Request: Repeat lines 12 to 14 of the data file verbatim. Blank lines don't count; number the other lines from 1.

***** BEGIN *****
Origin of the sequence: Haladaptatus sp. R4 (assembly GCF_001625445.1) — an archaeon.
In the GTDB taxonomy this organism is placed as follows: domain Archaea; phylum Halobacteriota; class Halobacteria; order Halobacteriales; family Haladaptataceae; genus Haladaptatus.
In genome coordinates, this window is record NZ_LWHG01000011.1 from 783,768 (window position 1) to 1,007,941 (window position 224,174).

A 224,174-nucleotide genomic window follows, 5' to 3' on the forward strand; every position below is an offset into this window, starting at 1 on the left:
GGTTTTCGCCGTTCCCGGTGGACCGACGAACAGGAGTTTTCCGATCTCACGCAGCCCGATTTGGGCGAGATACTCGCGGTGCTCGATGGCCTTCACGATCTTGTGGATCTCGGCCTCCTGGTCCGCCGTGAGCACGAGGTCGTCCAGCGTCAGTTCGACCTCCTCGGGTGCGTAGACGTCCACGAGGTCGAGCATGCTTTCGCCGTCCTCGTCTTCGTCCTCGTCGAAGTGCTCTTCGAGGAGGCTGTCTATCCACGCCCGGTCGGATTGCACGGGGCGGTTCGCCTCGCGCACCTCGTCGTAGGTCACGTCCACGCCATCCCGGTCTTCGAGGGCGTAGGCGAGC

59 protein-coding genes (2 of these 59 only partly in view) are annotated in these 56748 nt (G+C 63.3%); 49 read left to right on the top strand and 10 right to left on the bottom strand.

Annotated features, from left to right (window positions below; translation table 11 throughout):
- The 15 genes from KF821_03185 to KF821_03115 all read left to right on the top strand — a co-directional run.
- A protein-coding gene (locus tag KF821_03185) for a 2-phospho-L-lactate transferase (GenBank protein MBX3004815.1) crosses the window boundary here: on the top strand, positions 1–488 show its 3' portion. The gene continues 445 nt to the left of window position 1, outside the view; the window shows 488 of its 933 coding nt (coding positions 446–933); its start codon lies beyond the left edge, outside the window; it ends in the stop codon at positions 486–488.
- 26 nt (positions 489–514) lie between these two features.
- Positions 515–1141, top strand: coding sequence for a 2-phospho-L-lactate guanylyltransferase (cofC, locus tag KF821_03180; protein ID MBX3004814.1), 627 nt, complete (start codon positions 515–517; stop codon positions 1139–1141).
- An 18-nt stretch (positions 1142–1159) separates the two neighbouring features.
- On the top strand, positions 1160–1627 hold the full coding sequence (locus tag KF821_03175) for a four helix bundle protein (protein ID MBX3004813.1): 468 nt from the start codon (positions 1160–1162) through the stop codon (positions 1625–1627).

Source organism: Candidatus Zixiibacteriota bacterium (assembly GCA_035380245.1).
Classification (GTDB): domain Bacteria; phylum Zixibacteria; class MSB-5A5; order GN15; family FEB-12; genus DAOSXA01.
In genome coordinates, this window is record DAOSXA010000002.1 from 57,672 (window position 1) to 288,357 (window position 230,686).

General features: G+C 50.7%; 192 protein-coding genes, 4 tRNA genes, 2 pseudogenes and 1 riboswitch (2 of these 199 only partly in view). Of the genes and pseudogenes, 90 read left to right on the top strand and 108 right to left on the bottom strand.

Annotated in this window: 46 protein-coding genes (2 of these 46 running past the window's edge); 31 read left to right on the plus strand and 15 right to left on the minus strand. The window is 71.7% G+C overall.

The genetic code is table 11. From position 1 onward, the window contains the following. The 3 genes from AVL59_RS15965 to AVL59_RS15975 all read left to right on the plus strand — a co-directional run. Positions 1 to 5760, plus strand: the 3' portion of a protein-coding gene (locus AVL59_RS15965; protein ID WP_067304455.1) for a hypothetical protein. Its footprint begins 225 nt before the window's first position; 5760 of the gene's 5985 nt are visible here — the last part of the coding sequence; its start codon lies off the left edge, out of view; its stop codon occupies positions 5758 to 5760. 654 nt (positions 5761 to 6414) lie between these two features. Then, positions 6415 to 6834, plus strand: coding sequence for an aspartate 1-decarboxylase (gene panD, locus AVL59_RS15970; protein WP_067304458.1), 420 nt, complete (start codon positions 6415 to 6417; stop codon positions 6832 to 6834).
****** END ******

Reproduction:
- An 18-nt stretch (positions 1142–1159) separates the two neighbouring features.
- On the top strand, positions 1160–1627 hold the full coding sequence (locus tag KF821_03175) for a four helix bundle protein (protein ID MBX3004813.1): 468 nt from the start codon (positions 1160–1162) through the stop codon (positions 1625–1627).

Source organism: Candidatus Zixiibacteriota bacterium (assembly GCA_035380245.1).